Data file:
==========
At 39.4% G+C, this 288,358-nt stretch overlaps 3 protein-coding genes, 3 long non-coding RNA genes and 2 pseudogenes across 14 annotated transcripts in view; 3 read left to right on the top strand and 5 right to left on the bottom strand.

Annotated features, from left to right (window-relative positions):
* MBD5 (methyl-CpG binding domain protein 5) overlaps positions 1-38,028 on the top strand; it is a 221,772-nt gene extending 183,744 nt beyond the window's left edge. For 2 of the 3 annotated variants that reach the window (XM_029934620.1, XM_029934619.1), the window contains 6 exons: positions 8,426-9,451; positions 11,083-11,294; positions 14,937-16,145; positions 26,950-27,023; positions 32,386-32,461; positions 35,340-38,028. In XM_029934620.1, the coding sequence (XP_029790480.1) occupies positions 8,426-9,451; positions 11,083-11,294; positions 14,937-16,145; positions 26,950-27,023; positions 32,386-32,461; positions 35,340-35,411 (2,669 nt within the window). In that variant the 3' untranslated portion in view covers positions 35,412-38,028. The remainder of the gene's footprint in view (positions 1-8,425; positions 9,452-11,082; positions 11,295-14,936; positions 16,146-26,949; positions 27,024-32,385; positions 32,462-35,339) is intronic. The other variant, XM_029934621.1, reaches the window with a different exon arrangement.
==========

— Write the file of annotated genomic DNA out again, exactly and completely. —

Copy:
At 39.4% G+C, this 288,358-nt stretch overlaps 3 protein-coding genes, 3 long non-coding RNA genes and 2 pseudogenes across 14 annotated transcripts in view; 3 read left to right on the top strand and 5 right to left on the bottom strand.

Annotated features, from left to right (window-relative positions):
* MBD5 (methyl-CpG binding domain protein 5) overlaps positions 1-38,028 on the top strand; it is a 221,772-nt gene extending 183,744 nt beyond the window's left edge. For 2 of the 3 annotated variants that reach the window (XM_029934620.1, XM_029934619.1), the window contains 6 exons: positions 8,426-9,451; positions 11,083-11,294; positions 14,937-16,145; positions 26,950-27,023; positions 32,386-32,461; positions 35,340-38,028. In XM_029934620.1, the coding sequence (XP_029790480.1) occupies positions 8,426-9,451; positions 11,083-11,294; positions 14,937-16,145; positions 26,950-27,023; positions 32,386-32,461; positions 35,340-35,411 (2,669 nt within the window). In that variant the 3' untranslated portion in view covers positions 35,412-38,028. The remainder of the gene's footprint in view (positions 1-8,425; positions 9,452-11,082; positions 11,295-14,936; positions 16,146-26,949; positions 27,024-32,385; positions 32,462-35,339) is intronic. The other variant, XM_029934621.1, reaches the window with a different exon arrangement.